A Song at Twilight

PHOTO PROMPT © Rochelle Wisoff-Fields

Abby hummed as she worked: Just a song at twilight, when the lights are low. . . .

Her mind was always full of memories, but lately they’d been running like a movie in her mind. Meeting Abe for the first time. . . .their first kiss. . . .wedding. . . .honeymoon. . . .babies. . . . graduations. . . . .marriages and grandbabies. . . . . .Abe’s final illness, robbing his body of mass and strength. . . .their final kiss goodbye. . . .

She stopped. Hummed “when the flick’ring shadows. . . .” She took her last breath, and went to Abe smiling like a bride.


Granny Leah

Granny Leah, confined now to a wheel chair, shook her head at the stuff piled in the garage.

“Ach, ve haf too much dese days!” Her grandchildren rolled their eyes, knowing they were in for another episode of Back in My Day.

“Ja, ve had nossing in da camps. No shoes, no Unterwäsche. No mitts for da hands. Ve came mit nossing, und ve go mit nossing. Nossing to pack und carry ven ve left.

Granny Leah glanced up at her grandchildren. Grinning, she said, “Und das is alles! Wir gehen.”

Note: Unterwasche is underwear. There should be an umlaut over the “a” but I didn’t know how to find it. Und das is alles, wir gehen means, and that’s all. We go.

Another note: I figured how to do an umlaut on my Mac. Easy, when you know how 🙂

A Bloody Place

PHOTO PROMPT © Sandra Crook

Two ghosts sat on the wall beside the keep. They were silent for a very long time.

Finally, the one who knew William the Conqueror in 1066 sighed. “Twas a bloody place, indeed.”

The one dressed in armor from another century said, “Did you die here?”

“Aye. A spear right through my heart, Vultures picked my carcass clean. You?”

“Oh, aye. Took my head clean off, they did. I rotted, over time. Never buried.”

Both soldiers sighed. The older finally said, shaking his head, “All for naught. Look at them down there. Oblivious.”

“Aye, But peaceful.”

Vegas to Fruita

Writing Prompt: Travel and Adventure 

Write about your favorite vacation.

I had to consider this, because there have been some really good ones. I decided, however to focus on a trip that Terry and took, just the two of us, some 11-12 years ago. We hadn’t visited my mom in Fruita, CO for a very long time. Fruita is a small town not too far from where I was born, in Grand Junction. My family moved away from there, to Minnesota, when I was only two, so I don’t really have any memories of living there. Still, it always felt like coming home.

We decided to fly to Las Vegas and then rent a car to drive to Colorado. Several reasons for doing this, one of them being the low cost, way back then, of flying to Vegas. I’d never been there, and i don’t think Terry had, either.

Neither of us is a gambler, so I have to admit to being a bit surprised when the flight attendant announced that she would pass a hat, for anyone who wanted to play. I forget what the challenge was, but whoever won it won all the money in the hat. People went nuts. There was shouting, stamping, whistling–the level of excitement was amazing. I’m pretty sure whoever won the money was planning to use it in the casinos!

Driving through Las Vegas made me feel as if we were in a TV movie! All the buildings you’ve heard about, the lights, the flashing signs–it was fun to see, but I truly wouldn’t want to live there. We found a nice motel on the eastern edge of town, enjoyed a meal, slept well. The next day, we loaded up our car with emergency supplies–lots of water, extra gas, pre-packaged food, and so on.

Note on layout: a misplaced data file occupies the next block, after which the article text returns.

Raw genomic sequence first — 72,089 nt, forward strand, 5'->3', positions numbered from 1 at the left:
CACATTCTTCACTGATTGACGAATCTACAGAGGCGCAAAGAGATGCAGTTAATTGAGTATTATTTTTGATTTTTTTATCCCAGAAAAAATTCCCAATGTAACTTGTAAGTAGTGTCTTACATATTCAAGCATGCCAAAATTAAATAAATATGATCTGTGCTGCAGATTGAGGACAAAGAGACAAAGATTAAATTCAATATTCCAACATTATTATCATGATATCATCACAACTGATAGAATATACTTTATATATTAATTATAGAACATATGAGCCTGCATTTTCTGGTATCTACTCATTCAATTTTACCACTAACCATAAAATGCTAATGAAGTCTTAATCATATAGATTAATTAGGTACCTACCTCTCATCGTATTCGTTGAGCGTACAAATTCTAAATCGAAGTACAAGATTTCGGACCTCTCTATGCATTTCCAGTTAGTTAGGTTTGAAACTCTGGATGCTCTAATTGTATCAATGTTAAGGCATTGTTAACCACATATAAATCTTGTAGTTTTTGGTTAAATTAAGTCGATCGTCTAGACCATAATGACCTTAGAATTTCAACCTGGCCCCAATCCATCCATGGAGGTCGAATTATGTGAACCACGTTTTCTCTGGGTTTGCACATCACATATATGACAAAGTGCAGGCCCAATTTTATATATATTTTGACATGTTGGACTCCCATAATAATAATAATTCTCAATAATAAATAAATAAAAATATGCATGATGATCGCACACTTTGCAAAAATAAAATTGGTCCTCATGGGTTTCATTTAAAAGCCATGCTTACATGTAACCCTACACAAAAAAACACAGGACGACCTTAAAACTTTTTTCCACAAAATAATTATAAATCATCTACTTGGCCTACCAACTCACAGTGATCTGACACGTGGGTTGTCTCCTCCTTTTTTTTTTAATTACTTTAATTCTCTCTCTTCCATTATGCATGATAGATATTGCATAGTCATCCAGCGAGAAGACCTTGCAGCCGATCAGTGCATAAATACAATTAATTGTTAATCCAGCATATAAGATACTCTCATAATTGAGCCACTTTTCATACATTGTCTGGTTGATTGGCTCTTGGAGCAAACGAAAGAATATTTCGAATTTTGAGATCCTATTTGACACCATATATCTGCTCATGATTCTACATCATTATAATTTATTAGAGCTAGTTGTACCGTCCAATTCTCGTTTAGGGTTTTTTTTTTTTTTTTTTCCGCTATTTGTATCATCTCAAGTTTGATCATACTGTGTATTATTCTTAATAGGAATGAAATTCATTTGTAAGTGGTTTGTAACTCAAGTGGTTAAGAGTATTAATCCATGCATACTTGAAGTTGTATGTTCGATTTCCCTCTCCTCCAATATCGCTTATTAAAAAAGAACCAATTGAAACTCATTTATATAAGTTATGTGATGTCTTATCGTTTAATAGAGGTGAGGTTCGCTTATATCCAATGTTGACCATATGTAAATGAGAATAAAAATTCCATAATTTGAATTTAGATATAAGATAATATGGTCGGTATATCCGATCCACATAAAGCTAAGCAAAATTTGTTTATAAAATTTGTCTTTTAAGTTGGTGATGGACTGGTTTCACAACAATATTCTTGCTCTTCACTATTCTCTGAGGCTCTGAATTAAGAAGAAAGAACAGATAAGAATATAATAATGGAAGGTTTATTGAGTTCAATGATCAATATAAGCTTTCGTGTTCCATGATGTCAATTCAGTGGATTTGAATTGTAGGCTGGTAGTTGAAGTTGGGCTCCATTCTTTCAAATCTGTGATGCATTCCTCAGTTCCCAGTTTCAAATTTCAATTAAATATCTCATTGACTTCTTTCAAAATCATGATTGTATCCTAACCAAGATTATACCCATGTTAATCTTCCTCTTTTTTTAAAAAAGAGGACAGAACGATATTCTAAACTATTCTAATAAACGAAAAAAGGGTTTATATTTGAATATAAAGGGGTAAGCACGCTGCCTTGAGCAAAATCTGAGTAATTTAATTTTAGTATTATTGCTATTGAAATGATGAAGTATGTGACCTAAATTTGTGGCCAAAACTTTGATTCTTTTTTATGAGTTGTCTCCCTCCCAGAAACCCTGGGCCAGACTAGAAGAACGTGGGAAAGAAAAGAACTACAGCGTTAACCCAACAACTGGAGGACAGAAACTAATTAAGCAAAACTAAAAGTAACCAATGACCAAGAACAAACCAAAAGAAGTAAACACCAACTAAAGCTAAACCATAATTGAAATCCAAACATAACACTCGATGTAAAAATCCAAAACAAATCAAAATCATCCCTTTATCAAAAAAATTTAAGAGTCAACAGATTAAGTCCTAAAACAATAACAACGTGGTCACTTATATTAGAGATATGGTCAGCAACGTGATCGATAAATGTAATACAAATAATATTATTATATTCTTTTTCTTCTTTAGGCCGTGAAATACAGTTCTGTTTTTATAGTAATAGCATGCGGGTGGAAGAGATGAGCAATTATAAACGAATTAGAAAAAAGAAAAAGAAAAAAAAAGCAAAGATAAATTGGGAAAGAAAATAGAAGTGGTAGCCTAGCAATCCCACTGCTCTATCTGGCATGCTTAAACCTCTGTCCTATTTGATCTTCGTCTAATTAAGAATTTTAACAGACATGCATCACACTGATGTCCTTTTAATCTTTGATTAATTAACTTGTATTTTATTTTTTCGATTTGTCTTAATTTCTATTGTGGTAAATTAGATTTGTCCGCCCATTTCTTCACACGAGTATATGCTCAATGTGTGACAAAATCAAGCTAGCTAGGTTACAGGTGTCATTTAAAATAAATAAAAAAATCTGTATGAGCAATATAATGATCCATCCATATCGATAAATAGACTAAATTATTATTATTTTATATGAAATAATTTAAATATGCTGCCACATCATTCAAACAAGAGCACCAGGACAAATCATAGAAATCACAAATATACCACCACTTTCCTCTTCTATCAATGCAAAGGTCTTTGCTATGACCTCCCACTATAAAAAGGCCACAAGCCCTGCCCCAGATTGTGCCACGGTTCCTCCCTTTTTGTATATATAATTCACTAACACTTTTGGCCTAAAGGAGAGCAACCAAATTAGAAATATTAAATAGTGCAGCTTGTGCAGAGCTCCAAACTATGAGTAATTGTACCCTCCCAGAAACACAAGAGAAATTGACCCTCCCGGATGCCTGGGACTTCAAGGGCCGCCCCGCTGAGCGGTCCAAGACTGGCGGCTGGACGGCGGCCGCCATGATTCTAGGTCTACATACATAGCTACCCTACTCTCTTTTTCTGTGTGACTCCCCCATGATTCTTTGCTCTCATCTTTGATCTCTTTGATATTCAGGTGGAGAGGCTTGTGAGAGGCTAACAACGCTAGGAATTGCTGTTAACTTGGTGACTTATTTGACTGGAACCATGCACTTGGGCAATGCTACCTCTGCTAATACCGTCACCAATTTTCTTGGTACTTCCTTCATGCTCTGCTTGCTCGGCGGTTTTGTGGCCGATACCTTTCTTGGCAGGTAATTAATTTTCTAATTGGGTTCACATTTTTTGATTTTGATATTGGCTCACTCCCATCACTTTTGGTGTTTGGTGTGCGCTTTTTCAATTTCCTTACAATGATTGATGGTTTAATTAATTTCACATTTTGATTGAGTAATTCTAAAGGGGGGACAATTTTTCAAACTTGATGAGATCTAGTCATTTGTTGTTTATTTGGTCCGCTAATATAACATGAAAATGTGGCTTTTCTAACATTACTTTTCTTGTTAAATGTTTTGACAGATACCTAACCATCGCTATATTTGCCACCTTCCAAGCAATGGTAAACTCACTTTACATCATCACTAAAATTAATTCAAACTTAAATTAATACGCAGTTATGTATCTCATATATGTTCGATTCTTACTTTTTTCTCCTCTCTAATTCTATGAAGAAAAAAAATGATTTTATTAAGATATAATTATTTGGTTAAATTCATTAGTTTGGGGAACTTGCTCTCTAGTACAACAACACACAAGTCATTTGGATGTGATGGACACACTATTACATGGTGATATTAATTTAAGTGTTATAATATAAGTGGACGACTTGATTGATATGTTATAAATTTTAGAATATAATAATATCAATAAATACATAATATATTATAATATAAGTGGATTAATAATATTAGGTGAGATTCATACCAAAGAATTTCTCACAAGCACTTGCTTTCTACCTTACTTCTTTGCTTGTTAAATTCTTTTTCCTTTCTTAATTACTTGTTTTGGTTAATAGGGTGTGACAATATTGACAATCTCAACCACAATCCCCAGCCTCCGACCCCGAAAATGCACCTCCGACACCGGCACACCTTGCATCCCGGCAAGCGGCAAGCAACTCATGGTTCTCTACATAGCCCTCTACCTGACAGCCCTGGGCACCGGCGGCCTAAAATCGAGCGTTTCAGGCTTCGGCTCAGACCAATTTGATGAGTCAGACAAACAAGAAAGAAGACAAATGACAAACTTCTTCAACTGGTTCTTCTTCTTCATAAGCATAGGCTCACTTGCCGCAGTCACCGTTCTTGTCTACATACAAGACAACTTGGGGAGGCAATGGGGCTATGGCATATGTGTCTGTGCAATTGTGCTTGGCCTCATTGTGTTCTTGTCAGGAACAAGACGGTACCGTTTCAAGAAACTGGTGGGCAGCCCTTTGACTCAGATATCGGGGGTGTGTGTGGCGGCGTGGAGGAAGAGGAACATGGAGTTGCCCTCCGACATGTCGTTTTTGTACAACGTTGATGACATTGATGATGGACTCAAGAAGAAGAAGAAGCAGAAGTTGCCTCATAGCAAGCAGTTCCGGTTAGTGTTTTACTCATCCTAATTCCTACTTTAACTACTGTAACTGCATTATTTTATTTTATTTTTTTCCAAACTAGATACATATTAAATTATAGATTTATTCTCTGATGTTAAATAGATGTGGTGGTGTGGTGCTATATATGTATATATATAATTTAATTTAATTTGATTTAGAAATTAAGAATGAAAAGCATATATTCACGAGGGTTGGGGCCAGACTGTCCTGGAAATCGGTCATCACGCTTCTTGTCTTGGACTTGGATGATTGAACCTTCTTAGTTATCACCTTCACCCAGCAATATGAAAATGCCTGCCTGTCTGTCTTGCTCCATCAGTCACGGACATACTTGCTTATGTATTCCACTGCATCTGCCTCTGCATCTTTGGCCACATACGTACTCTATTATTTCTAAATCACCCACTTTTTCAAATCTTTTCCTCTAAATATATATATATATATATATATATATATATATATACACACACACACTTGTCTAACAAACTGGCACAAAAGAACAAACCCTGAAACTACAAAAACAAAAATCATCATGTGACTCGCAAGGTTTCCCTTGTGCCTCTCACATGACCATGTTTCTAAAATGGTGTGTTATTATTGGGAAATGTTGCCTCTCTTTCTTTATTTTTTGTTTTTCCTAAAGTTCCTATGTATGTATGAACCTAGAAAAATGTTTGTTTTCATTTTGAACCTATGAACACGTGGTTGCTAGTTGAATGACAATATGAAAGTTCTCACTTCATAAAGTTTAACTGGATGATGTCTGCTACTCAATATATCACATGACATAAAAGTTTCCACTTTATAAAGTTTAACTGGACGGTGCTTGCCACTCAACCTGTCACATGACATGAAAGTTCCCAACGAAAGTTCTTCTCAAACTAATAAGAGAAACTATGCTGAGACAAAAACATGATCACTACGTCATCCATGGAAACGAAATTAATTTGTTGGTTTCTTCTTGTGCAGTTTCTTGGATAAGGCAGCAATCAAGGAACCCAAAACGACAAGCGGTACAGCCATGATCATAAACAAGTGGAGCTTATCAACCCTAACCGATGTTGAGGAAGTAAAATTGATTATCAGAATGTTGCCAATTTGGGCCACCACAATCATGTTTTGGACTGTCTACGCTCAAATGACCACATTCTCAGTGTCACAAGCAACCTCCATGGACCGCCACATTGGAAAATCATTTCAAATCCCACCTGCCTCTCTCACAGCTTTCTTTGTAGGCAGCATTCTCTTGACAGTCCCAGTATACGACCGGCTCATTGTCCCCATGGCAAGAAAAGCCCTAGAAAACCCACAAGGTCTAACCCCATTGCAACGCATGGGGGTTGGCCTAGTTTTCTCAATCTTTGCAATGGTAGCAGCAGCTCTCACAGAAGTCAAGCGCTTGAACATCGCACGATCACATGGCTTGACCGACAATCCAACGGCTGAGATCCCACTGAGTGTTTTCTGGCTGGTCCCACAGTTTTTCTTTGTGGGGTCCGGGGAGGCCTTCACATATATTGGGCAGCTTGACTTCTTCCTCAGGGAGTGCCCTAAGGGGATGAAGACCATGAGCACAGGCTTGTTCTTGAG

First stop, not far away, was Hoover Dam. I’ll always call it that. Seems there was an effort to change its name a while back. It’s amazing, a magnificent structure that changed the course of a mighty river. Pictures can’t do it justice. You have to be there to get the immensity of it.

I’ve lost the order of things over the years, so I’m going to hopscotch now. The highlight, for me was the Grand Canyon. As I said, you can’t do it justice with pictures. You can’t understand how vast it is until you’re gazing at it in person. We decided on a helicopter tour, and I’m so glad we did! Our pilot was a Viet Nam vet, totally composed and in control, which did a lot to allay my fear of heights with nothing between me and disaster but a thick glass window!

We were his only passengers. As we took off, and the trees below began to look like toys, he said, “Get ready. Big drop coming up!” WHAM! He wasn’t kidding! I know I gasped as we flew over the rim and the ground below us just dropped away to a vast emptiness. Once we were settled in, though, I was amazed over and over again with the beauty, the variety, the rock formations, the tiny silver ribbon of the river running through the canyon. Our pilot asked if we’d like a little adventure. Sure we would! He said he wasn’t supposed to do it, but he began taking us lower, into the canyon, dodging in and out of the slopes to show us some things close up. It was wonderful. I wanted it to never stop.

Well. We went on, across miles of nothing. We stopped at the Painted Desert. We saw petrified wood. We visited the meteor crater in Arizona. We did all the touristy things we could find, figuring we’d probably never do it again.

Arizona Meteor Crater

After a delightful visit with family and friends, we journeyed back to Vegas on a different route, enjoying some of the most beautiful national parks–Bryce Canyon, where Terry got to see a bristlecone pine; Zion, The Arches–and picked up our flight back to green, lush Pennsylvania.

I enjoyed seeing the vastness of the West, the desert scenery that is so unimaginably different from where we live. Again, the vastness of it is beyond anything I’d ever imagined. It’s one thing to see pictures; another thing entirely to see it.